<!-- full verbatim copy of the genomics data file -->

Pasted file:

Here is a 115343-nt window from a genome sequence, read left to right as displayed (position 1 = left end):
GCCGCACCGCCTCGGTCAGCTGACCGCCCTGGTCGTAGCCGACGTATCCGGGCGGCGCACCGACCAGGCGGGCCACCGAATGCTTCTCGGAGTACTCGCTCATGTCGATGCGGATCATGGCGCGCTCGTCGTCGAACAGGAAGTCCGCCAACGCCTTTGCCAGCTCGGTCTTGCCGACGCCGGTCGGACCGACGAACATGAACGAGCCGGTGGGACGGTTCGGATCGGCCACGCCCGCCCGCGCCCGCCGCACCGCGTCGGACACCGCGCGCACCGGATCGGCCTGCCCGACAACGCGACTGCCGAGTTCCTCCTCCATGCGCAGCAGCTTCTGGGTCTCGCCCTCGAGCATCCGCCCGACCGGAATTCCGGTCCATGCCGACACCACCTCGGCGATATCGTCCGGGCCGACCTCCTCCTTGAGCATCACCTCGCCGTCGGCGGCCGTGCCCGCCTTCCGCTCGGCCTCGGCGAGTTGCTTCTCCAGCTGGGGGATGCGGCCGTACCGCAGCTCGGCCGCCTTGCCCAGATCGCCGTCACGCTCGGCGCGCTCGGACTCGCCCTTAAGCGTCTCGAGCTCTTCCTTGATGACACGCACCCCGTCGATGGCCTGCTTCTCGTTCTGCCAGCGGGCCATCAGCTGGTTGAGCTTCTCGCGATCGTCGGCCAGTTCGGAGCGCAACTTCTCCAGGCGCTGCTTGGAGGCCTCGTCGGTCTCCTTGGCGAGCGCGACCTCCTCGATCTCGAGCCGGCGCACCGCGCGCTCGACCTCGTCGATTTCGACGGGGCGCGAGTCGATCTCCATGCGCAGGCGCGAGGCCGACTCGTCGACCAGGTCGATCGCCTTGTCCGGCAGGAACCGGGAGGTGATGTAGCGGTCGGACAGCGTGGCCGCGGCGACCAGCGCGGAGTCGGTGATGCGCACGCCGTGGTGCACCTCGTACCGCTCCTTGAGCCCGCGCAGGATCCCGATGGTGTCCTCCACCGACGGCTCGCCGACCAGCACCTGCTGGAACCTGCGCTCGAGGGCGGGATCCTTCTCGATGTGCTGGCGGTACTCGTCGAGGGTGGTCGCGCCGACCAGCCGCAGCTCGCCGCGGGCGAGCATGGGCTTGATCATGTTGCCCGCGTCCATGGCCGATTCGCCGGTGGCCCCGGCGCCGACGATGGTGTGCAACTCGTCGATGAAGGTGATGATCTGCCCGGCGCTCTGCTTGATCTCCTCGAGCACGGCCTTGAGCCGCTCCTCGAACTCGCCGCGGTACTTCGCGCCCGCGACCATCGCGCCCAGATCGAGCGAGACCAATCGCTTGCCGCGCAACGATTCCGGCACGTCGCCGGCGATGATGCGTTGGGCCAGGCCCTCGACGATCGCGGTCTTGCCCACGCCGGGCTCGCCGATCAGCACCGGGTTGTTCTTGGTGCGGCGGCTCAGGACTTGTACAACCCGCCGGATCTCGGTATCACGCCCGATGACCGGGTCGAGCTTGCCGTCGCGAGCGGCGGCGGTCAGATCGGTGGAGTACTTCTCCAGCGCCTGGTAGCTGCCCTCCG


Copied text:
Here is a 115343-nt window from a genome sequence, read left to right as displayed (position 1 = left end):
GCCGCACCGCCTCGGTCAGCTGACCGCCCTGGTCGTAGCCGACGTATCCGGGCGGCGCACCGACCAGGCGGGCCACCGAATGCTTCTCGGAGTACTCGCTCATGTCGATGCGGATCATGGCGCGCTCGTCGTCGAACAGGAAGTCCGCCAACGCCTTTGCCAGCTCGGTCTTGCCGACGCCGGTCGGACCGACGAACATGAACGAGCCGGTGGGACGGTTCGGATCGGCCACGCCCGCCCGCGCCCGCCGCACCGCGTCGGACACCGCGCGCACCGGATCGGCCTGCCCGACAACGCGACTGCCGAGTTCCTCCTCCATGCGCAGCAGCTTCTGGGTCTCGCCCTCGAGCATCCGCCCGACCGGAATTCCGGTCCATGCCGACACCACCTCGGCGATATCGTCCGGGCCGACCTCCTCCTTGAGCATCACCTCGCCGTCGGCGGCCGTGCCCGCCTTCCGCTCGGCCTCGGCGAGTTGCTTCTCCAGCTGGGGGATGCGGCCGTACCGCAGCTCGGCCGCCTTGCCCAGATCGCCGTCACGCTCGGCGCGCTCGGACTCGCCCTTAAGCGTCTCGAGCTCTTCCTTGATGACACGCACCCCGTCGATGGCCTGCTTCTCGTTCTGCCAGCGGGCCATCAGCTGGTTGAGCTTCTCGCGATCGTCGGCCAGTTCGGAGCGCAACTTCTCCAGGCGCTGCTTGGAGGCCTCGTCGGTCTCCTTGGCGAGCGCGACCTCCTCGATCTCGAGCCGGCGCACCGCGCGCTCGACCTCGTCGATTTCGACGGGGCGCGAGTCGATCTCCATGCGCAGGCGCGAGGCCGACTCGTCGACCAGGTCGATCGCCTTGTCCGGCAGGAACCGGGAGGTGATGTAGCGGTCGGACAGCGTGGCCGCGGCGACCAGCGCGGAGTCGGTGATGCGCACGCCGTGGTGCACCTCGTACCGCTCCTTGAGCCCGCGCAGGATCCCGATGGTGTCCTCCACCGACGGCTCGCCGACCAGCACCTGCTGGAACCTGCGCTCGAGGGCGGGATCCTTCTCGATGTGCTGGCGGTACTCGTCGAGGGTGGTCGCGCCGACCAGCCGCAGCTCGCCGCGGGCGAGCATGGGCTTGATCATGTTGCCCGCGTCCATGGCCGATTCGCCGGTGGCCCCGGCGCCGACGATGGTGTGCAACTCGTCGATGAAGGTGATGATCTGCCCGGCGCTCTGCTTGATCTCCTCGAGCACGGCCTTGAGCCGCTCCTCGAACTCGCCGCGGTACTTCGCGCCCGCGACCATCGCGCCCAGATCGAGCGAGACCAATCGCTTGCCGCGCAACGATTCCGGCACGTCGCCGGCGATGATGCGTTGGGCCAGGCCCTCGACGATCGCGGTCTTGCCCACGCCGGGCTCGCCGATCAGCACCGGGTTGTTCTTGGTGCGGCGGCTCAGGACTTGTACAACCCGCCGGATCTCGGTATCACGCCCGATGACCGGGTCGAGCTTGCCGTCGCGAGCGGCGGCGGTCAGATCGGTGGAGTACTTCTCCAGCGCCTGGTAGCTGCCCTCCG